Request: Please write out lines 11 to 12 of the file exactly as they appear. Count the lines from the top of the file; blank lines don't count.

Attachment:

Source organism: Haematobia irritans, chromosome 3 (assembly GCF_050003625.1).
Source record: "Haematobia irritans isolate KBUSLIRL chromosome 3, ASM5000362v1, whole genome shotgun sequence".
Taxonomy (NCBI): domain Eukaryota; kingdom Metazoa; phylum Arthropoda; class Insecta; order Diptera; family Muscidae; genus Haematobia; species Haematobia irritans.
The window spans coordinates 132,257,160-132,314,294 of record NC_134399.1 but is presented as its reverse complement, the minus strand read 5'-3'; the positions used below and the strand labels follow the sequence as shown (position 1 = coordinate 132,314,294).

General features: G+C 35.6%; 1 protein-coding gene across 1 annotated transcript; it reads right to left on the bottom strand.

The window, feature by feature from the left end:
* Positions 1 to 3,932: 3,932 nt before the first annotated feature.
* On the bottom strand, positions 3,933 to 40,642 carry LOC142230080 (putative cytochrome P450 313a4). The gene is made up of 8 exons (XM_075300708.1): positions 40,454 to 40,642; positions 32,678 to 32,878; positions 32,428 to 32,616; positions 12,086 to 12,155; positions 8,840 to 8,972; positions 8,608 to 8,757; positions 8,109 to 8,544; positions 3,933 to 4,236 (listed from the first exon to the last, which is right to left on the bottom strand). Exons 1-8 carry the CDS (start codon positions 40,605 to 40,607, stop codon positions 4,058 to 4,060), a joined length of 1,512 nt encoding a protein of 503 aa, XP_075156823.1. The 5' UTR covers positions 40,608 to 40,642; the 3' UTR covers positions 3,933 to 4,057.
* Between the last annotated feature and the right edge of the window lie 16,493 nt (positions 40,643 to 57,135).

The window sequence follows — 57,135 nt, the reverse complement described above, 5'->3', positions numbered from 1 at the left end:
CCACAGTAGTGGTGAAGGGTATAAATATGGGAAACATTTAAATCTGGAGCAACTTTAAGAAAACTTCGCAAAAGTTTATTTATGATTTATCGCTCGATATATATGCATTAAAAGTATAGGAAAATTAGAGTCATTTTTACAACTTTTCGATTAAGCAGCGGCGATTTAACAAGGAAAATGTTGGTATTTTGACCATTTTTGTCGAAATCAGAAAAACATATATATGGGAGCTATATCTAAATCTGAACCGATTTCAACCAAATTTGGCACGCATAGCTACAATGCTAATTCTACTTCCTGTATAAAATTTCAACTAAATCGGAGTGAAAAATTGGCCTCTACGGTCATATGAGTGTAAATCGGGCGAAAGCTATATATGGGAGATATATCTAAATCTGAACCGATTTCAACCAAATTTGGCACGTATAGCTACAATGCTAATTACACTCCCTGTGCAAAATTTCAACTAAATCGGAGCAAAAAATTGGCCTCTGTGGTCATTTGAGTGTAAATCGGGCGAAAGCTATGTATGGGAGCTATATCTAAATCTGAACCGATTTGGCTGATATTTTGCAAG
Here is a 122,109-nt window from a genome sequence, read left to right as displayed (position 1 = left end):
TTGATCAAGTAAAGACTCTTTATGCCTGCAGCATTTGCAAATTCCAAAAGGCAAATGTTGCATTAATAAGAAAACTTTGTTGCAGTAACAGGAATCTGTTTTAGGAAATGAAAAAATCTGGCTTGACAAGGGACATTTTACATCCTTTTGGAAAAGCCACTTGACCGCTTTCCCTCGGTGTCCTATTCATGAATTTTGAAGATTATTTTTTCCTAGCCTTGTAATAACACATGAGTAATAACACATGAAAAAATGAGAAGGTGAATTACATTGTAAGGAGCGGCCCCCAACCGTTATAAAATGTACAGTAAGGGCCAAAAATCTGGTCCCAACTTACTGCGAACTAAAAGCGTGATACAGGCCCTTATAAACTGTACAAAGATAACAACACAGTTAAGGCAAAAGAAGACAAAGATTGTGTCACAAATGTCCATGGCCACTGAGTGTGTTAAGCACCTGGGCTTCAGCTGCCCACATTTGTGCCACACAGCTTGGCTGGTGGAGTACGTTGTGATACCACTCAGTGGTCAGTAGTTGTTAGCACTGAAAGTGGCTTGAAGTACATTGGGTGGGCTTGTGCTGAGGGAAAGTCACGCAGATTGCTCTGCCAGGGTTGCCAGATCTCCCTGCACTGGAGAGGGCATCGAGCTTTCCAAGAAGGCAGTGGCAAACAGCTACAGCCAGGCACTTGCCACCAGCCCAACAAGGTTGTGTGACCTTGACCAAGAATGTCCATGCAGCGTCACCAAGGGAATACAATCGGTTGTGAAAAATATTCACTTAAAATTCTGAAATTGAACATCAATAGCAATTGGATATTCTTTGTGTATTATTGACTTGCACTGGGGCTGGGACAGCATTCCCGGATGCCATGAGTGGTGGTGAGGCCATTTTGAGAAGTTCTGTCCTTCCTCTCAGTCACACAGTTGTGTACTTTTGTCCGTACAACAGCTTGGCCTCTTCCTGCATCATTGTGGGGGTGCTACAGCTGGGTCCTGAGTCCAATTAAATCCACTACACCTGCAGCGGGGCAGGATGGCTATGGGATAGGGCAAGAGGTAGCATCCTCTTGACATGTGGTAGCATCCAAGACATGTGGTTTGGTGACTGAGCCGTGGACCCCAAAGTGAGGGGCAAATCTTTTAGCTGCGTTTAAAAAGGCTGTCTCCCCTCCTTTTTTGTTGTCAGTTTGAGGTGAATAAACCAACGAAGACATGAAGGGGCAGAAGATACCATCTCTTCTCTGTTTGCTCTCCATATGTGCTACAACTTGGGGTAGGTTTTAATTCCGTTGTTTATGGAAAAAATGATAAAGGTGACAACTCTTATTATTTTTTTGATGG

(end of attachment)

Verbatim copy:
CCACAGTAGTGGTGAAGGGTATAAATATGGGAAACATTTAAATCTGGAGCAACTTTAAGAAAACTTCGCAAAAGTTTATTTATGATTTATCGCTCGATATATATGCATTAAAAGTATAGGAAAATTAGAGTCATTTTTACAACTTTTCGATTAAGCAGCGGCGATTTAACAAGGAAAATGTTGGTATTTTGACCATTTTTGTCGAAATCAGAAAAACATATATATGGGAGCTATATCTAAATCTGAACCGATTTCAACCAAATTTGGCACGCATAGCTACAATGCTAATTCTACTTCCTGTATAAAATTTCAACTAAATCGGAGTGAAAAATTGGCCTCTACGGTCATATGAGTGTAAATCGGGCGAAAGCTATATATGGGAGATATATCTAAATCTGAACCGATTTCAACCAAATTTGGCACGTATAGCTACAATGCTAATTACACTCCCTGTGCAAAATTTCAACTAAATCGGAGCAAAAAATTGGCCTCTGTGGTCATTTGAGTGTAAATCGGGCGAAAGCTATGTATGGGAGCTATATCTAAATCTGAACCGATTTGGCTGATATTTTGCAAG
Here is a 122,109-nt window from a genome sequence, read left to right as displayed (position 1 = left end):